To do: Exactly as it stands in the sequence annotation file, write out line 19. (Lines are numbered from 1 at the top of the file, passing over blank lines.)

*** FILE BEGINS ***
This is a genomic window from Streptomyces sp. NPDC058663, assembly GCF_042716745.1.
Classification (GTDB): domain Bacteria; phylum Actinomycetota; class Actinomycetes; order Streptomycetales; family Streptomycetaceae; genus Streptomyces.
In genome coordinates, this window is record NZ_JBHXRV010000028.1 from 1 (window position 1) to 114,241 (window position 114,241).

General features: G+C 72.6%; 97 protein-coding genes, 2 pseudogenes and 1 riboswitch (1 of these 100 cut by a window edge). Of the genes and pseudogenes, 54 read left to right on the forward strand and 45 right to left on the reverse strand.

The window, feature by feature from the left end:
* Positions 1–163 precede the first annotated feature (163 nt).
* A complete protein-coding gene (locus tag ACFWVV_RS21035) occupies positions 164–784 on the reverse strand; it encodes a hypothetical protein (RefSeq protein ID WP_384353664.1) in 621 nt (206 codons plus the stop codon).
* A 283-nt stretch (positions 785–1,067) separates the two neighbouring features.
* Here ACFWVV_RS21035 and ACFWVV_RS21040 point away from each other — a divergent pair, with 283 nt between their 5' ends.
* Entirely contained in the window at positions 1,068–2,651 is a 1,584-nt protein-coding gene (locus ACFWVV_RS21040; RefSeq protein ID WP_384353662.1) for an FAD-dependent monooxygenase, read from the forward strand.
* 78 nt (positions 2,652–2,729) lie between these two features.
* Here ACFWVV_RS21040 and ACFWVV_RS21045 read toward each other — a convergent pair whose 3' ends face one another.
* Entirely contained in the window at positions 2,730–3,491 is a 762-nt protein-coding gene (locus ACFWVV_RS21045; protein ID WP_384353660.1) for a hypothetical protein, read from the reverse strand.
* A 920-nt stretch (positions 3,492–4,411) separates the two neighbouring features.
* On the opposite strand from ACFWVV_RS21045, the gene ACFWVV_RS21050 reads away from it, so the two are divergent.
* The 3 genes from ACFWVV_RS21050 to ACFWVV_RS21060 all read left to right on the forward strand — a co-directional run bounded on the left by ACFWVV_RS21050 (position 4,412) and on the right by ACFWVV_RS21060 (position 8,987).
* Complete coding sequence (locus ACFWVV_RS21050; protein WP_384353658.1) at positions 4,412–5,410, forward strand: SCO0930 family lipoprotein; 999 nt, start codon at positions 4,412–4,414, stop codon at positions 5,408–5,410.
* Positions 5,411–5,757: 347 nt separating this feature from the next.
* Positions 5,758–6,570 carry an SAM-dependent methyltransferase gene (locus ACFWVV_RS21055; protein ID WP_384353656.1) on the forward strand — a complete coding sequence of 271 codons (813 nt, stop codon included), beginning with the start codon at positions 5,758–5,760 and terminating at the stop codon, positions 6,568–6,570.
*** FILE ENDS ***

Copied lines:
* Positions 5,758–6,570 carry an SAM-dependent methyltransferase gene (locus ACFWVV_RS21055; protein ID WP_384353656.1) on the forward strand — a complete coding sequence of 271 codons (813 nt, stop codon included), beginning with the start codon at positions 5,758–5,760 and terminating at the stop codon, positions 6,568–6,570.